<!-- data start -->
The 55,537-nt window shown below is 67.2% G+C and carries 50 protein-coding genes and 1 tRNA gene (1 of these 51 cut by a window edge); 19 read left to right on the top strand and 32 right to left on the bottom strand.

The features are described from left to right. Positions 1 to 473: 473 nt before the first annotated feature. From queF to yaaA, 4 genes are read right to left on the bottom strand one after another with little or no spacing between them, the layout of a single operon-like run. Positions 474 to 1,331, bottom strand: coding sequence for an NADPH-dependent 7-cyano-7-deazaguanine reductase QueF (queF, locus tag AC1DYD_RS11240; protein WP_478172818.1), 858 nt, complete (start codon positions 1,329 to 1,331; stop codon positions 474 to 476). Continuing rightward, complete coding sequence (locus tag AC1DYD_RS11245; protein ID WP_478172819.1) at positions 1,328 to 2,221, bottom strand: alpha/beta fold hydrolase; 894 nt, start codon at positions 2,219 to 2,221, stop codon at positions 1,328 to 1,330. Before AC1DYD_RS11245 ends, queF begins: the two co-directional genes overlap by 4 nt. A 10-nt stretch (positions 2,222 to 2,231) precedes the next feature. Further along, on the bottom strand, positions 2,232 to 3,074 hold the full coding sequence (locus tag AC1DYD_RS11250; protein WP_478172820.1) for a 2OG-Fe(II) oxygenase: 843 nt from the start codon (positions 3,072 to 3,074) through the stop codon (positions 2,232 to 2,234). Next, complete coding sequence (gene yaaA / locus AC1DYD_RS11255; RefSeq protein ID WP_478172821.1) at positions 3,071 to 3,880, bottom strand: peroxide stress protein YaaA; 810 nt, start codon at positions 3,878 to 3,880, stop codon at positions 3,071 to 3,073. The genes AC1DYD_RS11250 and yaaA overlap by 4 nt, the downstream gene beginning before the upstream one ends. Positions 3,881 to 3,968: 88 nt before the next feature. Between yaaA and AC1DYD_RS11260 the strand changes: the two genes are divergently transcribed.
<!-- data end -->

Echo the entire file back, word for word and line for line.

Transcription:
The 55,537-nt window shown below is 67.2% G+C and carries 50 protein-coding genes and 1 tRNA gene (1 of these 51 cut by a window edge); 19 read left to right on the top strand and 32 right to left on the bottom strand.

The features are described from left to right. Positions 1 to 473: 473 nt before the first annotated feature. From queF to yaaA, 4 genes are read right to left on the bottom strand one after another with little or no spacing between them, the layout of a single operon-like run. Positions 474 to 1,331, bottom strand: coding sequence for an NADPH-dependent 7-cyano-7-deazaguanine reductase QueF (queF, locus tag AC1DYD_RS11240; protein WP_478172818.1), 858 nt, complete (start codon positions 1,329 to 1,331; stop codon positions 474 to 476). Continuing rightward, complete coding sequence (locus tag AC1DYD_RS11245; protein ID WP_478172819.1) at positions 1,328 to 2,221, bottom strand: alpha/beta fold hydrolase; 894 nt, start codon at positions 2,219 to 2,221, stop codon at positions 1,328 to 1,330. Before AC1DYD_RS11245 ends, queF begins: the two co-directional genes overlap by 4 nt. A 10-nt stretch (positions 2,222 to 2,231) precedes the next feature. Further along, on the bottom strand, positions 2,232 to 3,074 hold the full coding sequence (locus tag AC1DYD_RS11250; protein WP_478172820.1) for a 2OG-Fe(II) oxygenase: 843 nt from the start codon (positions 3,072 to 3,074) through the stop codon (positions 2,232 to 2,234). Next, complete coding sequence (gene yaaA / locus AC1DYD_RS11255; RefSeq protein ID WP_478172821.1) at positions 3,071 to 3,880, bottom strand: peroxide stress protein YaaA; 810 nt, start codon at positions 3,878 to 3,880, stop codon at positions 3,071 to 3,073. The genes AC1DYD_RS11250 and yaaA overlap by 4 nt, the downstream gene beginning before the upstream one ends. Positions 3,881 to 3,968: 88 nt before the next feature. Between yaaA and AC1DYD_RS11260 the strand changes: the two genes are divergently transcribed.